As the final days of school wound down, junior students learned about pixels – minute areas of illumination on a display screen, together composing an image. Using a template, they created their own designs and also tried to create designs of popular images of characters and other imagery from video games they played.
How It Works
The template is a Google Sheet that uses conditional formatting and has re-sized cells that appear as squares. Due to the conditional formatting, users can type a specific number into any of the square-shaped cells and depending on the value, the cell will change colour: 0 = gray; 1 = red; 2 = orange; 3 = yellow; 4 = green; 5 = blue; 6 = purple; 7 = pink; 8 = brown; and 9 = black. Alternatively, students can use the fill colour feature that allows them to pick the colour they would like for each cell.
Taking Time & Planning
While the task seemed simple enough, it was interesting to see how many students had to reset or restart their designs because they failed to plan and jumped right in, quickly changing the colour of their “pixels” without truly mapping out how their image would unfold. Many said the task was so easy and yet when it came down to actually creating their design, they realized that some planning would be needed. Those who were most successful took time to plan their canvas considering the number of squares that they would need. Some students also quickly learned that they could also add columns and rows in order to fix sizing issues along the way.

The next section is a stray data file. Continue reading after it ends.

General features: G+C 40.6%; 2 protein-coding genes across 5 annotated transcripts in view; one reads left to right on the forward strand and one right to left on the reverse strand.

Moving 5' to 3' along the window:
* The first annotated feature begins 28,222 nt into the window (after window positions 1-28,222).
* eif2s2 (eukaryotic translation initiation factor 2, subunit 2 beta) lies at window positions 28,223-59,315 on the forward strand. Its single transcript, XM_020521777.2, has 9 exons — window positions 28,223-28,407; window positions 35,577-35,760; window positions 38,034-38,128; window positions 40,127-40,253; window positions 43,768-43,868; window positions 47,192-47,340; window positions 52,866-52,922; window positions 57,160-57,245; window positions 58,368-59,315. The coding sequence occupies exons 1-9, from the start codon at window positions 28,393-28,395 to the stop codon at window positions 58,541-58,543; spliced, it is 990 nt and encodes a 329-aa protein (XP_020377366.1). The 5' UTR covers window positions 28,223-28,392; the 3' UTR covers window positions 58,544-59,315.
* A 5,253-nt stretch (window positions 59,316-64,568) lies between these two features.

Images as a Guide
A few students started looking up images created using pixel art to get ideas of what to make and decided to copy and paste them into their Google Sheet for reference as they began. This caused quite the controversy as some students thought that others were cheating. We then had conversations about how we use information in the classroom to help in our learning and that using an image as a guide might be similar for many. We also had conversations around copywritten images and citing the sources of works of art, encouraging students to create their own works.
Proud to Showcase Our Work
The concentration and effort that went into creating designs were wonderful to watch. As students got down to work, there were moments when you could hear a pin drop in the room. They were focused. When it came time to share their work with others, it was incredible to see how proud students were to share what they had created. Some students were teaching others to create designs like theirs and walked them through the process.
All-in-all pixel art was a great activity that got the creative juices flowing as we wound down the year.